New Abu Dhabi Real Estate Law

 Abu Dhabi Law No 3 of 2015 Concerning the Regulation of the Real Estate Sector in the Emirate of Abu Dhabi 

The long-awaited real estate law aimed at regulating the real estate industry in the Emirate of Abu Dhabi has been released amid much enthusiasm with industry participants hoping it will give impetus to the real estate industry by providing additional clarity and legal certainty. The enactment of the law represents a watershed in the Abu Dhabi real estate industry, particularly in the ‘Investment Areas’ where the absence of a real estate law has been keenly felt. With the enactment of Abu Dhabi Law No. (3) of 2015 Concerning the Regulation of the Real Estate Sector in the Emirate of Abu Dhabi by the President of the UAE and Ruler of Abu Dhabi (the Real Estate Law), it seems an appropriate time to consider the likely impact on this law and the steps that developers and other industry participants will need to take to comply with this law and in particular the laws regulating multiply-owned developments (the Strata Law). Key features of the new Real Estate Law The new Real Estate Law introduces a number of key new features to the Abu Dhabi real estate industry, including:

• a program for the compulsory licensing, training and regulation of developers and other real estate participants such as agents, auctioneers, valuers, surveyors and owners association managers, with significant fines of up to 2 million Dirhams for those undertaking unlicensed activities;

• the establishment of an escrow account mechanism for the safe custody of monies paid by third party purchasers and lenders – importantly these apply to existing projects unless the building has reached at least 70% completion. The method for determining the percentage of completion will be set out in the Regulations; • the establishment of new real estate registers for developers, projects and interests therein, including an ‘interim’ real estate register for off-plan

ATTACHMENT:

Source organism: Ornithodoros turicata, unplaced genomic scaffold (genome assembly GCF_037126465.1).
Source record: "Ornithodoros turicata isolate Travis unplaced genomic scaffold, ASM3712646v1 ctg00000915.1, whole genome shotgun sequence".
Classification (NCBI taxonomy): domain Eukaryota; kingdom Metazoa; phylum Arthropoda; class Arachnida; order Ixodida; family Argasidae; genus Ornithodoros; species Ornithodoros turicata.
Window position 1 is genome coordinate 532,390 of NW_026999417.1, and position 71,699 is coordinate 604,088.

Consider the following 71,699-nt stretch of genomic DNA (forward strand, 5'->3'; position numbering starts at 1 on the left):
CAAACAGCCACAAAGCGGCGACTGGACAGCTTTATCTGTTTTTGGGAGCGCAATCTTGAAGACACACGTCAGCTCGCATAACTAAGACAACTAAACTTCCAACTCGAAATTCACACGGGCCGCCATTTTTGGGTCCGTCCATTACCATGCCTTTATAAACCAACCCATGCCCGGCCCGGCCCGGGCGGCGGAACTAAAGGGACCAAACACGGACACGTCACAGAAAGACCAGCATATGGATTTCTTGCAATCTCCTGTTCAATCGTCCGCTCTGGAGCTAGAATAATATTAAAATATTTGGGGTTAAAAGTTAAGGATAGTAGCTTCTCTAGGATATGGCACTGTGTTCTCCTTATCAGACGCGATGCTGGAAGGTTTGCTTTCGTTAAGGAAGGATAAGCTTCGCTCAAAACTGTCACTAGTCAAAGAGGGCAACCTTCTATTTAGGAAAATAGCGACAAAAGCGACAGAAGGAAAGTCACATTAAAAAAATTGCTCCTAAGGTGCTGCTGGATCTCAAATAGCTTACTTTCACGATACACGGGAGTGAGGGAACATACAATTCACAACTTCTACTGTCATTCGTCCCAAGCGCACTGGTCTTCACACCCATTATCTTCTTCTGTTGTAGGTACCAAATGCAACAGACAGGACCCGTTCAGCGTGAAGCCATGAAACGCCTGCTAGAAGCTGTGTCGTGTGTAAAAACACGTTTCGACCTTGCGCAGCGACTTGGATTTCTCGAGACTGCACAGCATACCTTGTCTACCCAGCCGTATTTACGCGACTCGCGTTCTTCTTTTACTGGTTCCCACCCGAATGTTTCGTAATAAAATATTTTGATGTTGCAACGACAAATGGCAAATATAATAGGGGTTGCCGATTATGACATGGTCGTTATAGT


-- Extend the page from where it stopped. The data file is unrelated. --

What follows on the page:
sales, similar to Dubai’s Oqood registration system – importantly this applies to existing sale and purchase agreements, subject to a 6-month grace period. The Department may also fine developers in case of nonregistration within this period;

• the prohibition of registration fees collected by developers – this means that the existing customary 2% registration fee applicable on re-sales would be abolished, although developers would continue to have the right to charge an administrative fee of an amount to be determined by the Department. We expect that in due course this may open the door for the Department to levy its own registration fee for the initial registration in the interim real estate register;

• prohibiting mortgages on project land (except for related construction financing which must be expressly disclosed in the sale and purchase agreements);

• provisions for the cancellation of projects or appointment of a new developer, and return of installments paid where projects experience delays in starting construction – importantly this applies for existing projects unless the building has reached at least 50% completion. It is unclear at this stage how much delay there will need to be to trigger the Department stepping in and cancelling the project, other than what is contractually agreed or as set out in the Regulations. We expect that this will be approximately 6 months as that is the period before which the escrow account will be wound down and proceeds distributed;